What’s the deal with being stuck at home?
We could all use some laughter in our lives right now so share these funny books by funny people with your patrons.
In these hilarious essays, the Saturday Night Live head writer and Weekend Update co-anchor learns how to take a beating. Told with a healthy dose of self-deprecation, A Very Punchable Face reveals the brilliant mind behind some of the dumbest sketches on television, and lays bare the heart and humor of a hardworking guy—with a face you can’t help but want to punch.
Bess Kalb, Emmy-nominated TV writer and New Yorker contributor, saved every voicemail her grandmother Bobby Bell ever left her. Bobby was a force—irrepressible, glamorous, unapologetically opinionated. Bobby doted on Bess; Bess adored Bobby. Then, at ninety, Bobby died. But in this debut memoir, Bobby is speaking to Bess once more, in a voice as passionate as it ever was in life.
“Comic lines as good as in any movie, and pathos as deep as in any novel” —Mike Birbiglia
Ali Wong’s hilarious and heartfelt letters to her daughters (the two she put to work while they were still in utero), covering everything they need to know in life, like the unpleasant details of dating, how to be a working mom in a male-dominated profession, and how she trapped their dad.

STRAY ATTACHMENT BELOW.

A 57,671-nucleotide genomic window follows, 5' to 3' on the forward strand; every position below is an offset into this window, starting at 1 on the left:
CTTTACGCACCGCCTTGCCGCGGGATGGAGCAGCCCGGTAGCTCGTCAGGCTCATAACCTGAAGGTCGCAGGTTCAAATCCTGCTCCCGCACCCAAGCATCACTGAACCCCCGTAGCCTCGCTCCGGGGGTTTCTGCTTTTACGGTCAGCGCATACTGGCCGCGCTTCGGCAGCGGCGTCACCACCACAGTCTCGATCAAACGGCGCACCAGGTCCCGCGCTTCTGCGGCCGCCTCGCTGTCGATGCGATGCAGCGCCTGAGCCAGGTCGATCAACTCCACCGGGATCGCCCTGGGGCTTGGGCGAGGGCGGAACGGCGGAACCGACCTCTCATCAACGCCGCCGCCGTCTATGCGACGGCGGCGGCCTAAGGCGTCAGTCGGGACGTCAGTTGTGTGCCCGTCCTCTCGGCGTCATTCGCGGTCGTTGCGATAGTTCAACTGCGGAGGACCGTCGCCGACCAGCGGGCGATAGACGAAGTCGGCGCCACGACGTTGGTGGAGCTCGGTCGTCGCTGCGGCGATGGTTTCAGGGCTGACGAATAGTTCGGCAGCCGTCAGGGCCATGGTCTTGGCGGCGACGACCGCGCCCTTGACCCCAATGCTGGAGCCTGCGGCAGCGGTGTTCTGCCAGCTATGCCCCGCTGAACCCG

Megan Mullally and Nick Offerman reveal the full story behind their epic romance—presented in a series of intimate conversations between the couple, including photos, anecdotes, and the occasional puzzle.
The funny and fascinating memoir of Shaun Bythell’s experiences at the helm of The Bookshop, Scotland’s largest second hand bookstore—and the delightfully unusual staff members, eccentric customers, odd townsfolk, and surreal buying trips that make up his life there.
“Among the most irascible and amusing bookseller memoirs I’ve read.”—Dwight Garner, New York Times
In the spirit of his wildly popular New Yorker pieces and the New York Times bestseller Love Poems for Married People, Thurber-prize winner John Kenney presents a hilarious new collection of poetry for people with children. Between back to school shopping, summer vacations that never end, the awkwardness of puberty, the inevitable post-college moving back in, and more, a parent’s job is never done, whether they like it or not.